Minorities and Human Rights Law
Following the pioneering UN Declaration of Human Rights in 1948, there have been many attempts to formulate international legal standards, to define a States’ obligations to its citizens and to curtail its abuses. What do these standards have to offer minorities?
Most international law is concerned with individual rights or State responsibilities. Only rarely are minorities even mentioned, let alone protected. Some States claim they have no minority peoples; others deny the need for specific minority rights. Some States work actively to protect and promote the human rights of minorities, but many more either ignore or discriminate against them.
Minorities and Human Rights Law outlines the major international, regional and constitutional developments affecting minorities and places them in their historical context. Written by Dr Patrick Thornberry, Senior Law Lecturer at Keele University, it includes examples from the largest States to the smallest and from peaceful solutions to areas of continuing minority/majority conflict. It covers new developments in the Council of Europe, the CSCE and the United Nations draft Declaration on the Rights of Minorities.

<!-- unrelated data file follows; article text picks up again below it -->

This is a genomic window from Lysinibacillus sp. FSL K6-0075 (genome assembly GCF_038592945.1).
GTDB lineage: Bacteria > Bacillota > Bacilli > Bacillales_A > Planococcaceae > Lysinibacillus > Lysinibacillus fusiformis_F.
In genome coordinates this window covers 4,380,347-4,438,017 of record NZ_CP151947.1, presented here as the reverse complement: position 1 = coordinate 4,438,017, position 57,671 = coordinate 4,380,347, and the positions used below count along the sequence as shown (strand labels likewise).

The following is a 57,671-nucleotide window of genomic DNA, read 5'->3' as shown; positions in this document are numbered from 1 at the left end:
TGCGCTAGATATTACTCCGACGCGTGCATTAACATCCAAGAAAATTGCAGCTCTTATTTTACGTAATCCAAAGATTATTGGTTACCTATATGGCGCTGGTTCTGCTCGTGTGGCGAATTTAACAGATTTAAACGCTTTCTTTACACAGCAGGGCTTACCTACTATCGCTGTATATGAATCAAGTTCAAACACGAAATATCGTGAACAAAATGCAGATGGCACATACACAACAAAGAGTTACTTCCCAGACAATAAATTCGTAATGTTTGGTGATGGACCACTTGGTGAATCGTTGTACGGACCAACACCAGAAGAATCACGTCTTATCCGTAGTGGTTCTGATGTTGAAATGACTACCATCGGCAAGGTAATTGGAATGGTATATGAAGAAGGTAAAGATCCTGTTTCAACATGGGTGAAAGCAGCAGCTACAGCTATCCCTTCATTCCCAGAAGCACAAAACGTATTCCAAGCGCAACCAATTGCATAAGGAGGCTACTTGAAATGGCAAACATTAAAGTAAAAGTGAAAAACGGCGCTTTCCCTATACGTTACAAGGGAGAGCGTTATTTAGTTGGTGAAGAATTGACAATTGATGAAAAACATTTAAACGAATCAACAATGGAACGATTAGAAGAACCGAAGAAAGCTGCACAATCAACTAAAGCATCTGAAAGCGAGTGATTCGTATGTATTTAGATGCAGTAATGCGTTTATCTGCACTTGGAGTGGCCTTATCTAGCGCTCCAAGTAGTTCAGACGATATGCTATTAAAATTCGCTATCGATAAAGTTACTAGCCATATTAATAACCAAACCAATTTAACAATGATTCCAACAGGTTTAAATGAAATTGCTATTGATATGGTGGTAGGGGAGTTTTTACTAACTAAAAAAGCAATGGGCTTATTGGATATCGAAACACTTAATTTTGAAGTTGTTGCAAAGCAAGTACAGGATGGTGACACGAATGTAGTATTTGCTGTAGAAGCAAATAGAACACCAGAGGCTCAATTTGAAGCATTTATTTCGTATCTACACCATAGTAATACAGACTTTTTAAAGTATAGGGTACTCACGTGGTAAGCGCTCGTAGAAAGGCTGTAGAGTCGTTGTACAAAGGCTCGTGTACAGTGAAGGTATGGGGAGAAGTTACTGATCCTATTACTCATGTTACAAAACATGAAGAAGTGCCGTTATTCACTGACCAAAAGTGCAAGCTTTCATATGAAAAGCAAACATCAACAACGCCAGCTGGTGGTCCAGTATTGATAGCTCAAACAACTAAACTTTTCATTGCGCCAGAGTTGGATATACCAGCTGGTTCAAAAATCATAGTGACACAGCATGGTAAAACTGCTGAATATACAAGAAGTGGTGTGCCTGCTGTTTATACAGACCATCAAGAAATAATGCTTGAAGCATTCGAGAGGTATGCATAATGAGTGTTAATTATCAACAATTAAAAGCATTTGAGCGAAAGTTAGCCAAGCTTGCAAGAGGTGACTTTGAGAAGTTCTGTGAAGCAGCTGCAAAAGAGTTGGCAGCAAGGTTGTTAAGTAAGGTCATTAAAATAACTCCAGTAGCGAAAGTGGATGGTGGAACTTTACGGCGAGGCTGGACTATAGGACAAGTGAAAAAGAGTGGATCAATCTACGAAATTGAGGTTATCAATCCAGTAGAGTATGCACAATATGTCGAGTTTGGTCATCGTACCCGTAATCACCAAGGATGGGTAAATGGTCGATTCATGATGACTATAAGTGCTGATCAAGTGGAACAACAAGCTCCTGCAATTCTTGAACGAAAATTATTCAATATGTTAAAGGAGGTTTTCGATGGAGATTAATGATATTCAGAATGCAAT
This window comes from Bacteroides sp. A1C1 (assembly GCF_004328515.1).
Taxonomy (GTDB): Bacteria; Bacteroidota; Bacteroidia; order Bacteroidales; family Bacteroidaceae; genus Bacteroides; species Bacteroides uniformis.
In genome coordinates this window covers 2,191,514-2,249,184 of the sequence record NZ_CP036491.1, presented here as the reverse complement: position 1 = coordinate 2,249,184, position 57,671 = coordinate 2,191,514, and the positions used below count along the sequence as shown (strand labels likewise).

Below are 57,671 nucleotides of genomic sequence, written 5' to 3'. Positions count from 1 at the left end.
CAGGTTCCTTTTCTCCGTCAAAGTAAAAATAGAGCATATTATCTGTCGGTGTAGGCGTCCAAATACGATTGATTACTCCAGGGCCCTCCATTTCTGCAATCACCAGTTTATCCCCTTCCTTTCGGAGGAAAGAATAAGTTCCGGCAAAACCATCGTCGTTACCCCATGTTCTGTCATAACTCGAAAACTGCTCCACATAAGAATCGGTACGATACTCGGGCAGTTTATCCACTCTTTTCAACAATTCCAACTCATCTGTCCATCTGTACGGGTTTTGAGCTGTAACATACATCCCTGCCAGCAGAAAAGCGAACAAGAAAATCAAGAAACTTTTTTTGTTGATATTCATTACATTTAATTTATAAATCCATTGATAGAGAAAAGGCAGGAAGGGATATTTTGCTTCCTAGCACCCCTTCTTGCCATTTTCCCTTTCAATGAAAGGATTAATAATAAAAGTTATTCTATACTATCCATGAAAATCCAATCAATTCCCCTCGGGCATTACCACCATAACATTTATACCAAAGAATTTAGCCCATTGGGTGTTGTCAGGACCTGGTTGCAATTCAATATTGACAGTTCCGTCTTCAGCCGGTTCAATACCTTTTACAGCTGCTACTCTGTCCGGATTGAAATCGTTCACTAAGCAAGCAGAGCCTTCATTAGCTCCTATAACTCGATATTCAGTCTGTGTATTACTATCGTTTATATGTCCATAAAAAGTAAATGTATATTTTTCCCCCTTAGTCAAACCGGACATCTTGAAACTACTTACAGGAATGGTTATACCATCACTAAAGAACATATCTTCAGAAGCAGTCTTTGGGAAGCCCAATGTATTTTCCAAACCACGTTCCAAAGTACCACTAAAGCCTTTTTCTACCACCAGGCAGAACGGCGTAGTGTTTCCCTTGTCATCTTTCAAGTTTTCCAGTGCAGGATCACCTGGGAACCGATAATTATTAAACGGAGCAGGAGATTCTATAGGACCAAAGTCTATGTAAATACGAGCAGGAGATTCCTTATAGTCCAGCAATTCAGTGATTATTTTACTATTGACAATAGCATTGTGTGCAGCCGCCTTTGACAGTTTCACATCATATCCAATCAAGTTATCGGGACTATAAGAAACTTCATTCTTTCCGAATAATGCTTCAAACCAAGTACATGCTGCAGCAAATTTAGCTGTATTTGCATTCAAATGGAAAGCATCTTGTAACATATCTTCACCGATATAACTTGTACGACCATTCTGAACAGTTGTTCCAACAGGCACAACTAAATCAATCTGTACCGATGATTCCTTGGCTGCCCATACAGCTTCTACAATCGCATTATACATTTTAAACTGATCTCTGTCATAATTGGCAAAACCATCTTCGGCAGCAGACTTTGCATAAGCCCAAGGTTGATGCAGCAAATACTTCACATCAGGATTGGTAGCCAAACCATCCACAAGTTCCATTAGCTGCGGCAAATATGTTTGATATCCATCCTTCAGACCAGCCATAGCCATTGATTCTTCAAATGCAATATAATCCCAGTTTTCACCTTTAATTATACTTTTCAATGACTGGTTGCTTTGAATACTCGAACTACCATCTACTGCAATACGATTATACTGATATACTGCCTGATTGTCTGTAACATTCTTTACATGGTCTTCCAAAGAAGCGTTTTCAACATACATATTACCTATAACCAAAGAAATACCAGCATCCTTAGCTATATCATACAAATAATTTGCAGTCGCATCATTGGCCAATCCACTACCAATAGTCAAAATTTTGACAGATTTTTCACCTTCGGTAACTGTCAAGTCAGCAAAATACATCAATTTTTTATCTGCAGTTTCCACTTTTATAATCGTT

A wide-ranging and indispensable survey, this report is essential reading for academics, students, lawyers, politicians and all of those concerned with minorities and their future survival.
Please note that the terminology in the fields of minority rights and indigenous peoples’ rights has changed over time. MRG strives to reflect these changes as well as respect the right to self-identification on the part of minorities and indigenous peoples. At the same time, after over 50 years’ work, we know that our archive is of considerable interest to activists and researchers. Therefore, we make available as much of our back catalogue as possible, while being aware that the language used may not reflect current thinking on these issues.